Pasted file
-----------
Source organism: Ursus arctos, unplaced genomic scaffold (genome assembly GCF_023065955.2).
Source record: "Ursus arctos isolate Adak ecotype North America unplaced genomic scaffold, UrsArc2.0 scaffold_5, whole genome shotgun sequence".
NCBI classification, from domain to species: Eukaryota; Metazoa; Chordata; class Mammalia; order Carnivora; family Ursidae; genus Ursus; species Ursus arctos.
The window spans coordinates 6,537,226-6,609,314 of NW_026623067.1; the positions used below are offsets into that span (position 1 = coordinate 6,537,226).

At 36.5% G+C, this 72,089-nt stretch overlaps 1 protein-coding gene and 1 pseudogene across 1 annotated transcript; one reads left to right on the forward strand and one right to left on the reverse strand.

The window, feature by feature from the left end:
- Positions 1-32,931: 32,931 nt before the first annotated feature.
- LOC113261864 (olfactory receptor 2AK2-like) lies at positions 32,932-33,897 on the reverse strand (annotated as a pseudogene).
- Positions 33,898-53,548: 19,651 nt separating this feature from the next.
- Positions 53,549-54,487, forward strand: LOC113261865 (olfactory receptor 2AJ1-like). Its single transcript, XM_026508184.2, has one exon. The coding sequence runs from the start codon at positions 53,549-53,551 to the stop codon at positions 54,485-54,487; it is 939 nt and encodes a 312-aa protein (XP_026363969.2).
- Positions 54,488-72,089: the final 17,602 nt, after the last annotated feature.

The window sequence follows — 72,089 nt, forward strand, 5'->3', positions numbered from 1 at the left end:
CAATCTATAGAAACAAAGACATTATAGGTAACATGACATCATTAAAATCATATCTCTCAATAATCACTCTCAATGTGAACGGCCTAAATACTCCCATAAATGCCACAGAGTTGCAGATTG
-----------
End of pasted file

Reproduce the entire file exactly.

Source organism: Ursus arctos, unplaced genomic scaffold (genome assembly GCF_023065955.2).
Source record: "Ursus arctos isolate Adak ecotype North America unplaced genomic scaffold, UrsArc2.0 scaffold_5, whole genome shotgun sequence".
NCBI classification, from domain to species: Eukaryota; Metazoa; Chordata; class Mammalia; order Carnivora; family Ursidae; genus Ursus; species Ursus arctos.
The window spans coordinates 6,537,226-6,609,314 of NW_026623067.1; the positions used below are offsets into that span (position 1 = coordinate 6,537,226).

At 36.5% G+C, this 72,089-nt stretch overlaps 1 protein-coding gene and 1 pseudogene across 1 annotated transcript; one reads left to right on the forward strand and one right to left on the reverse strand.

The window, feature by feature from the left end:
- Positions 1-32,931: 32,931 nt before the first annotated feature.
- LOC113261864 (olfactory receptor 2AK2-like) lies at positions 32,932-33,897 on the reverse strand (annotated as a pseudogene).
- Positions 33,898-53,548: 19,651 nt separating this feature from the next.
- Positions 53,549-54,487, forward strand: LOC113261865 (olfactory receptor 2AJ1-like). Its single transcript, XM_026508184.2, has one exon. The coding sequence runs from the start codon at positions 53,549-53,551 to the stop codon at positions 54,485-54,487; it is 939 nt and encodes a 312-aa protein (XP_026363969.2).
- Positions 54,488-72,089: the final 17,602 nt, after the last annotated feature.

The window sequence follows — 72,089 nt, forward strand, 5'->3', positions numbered from 1 at the left end:
CAATCTATAGAAACAAAGACATTATAGGTAACATGACATCATTAAAATCATATCTCTCAATAATCACTCTCAATGTGAACGGCCTAAATACTCCCATAAATGCCACAGAGTTGCAGATTG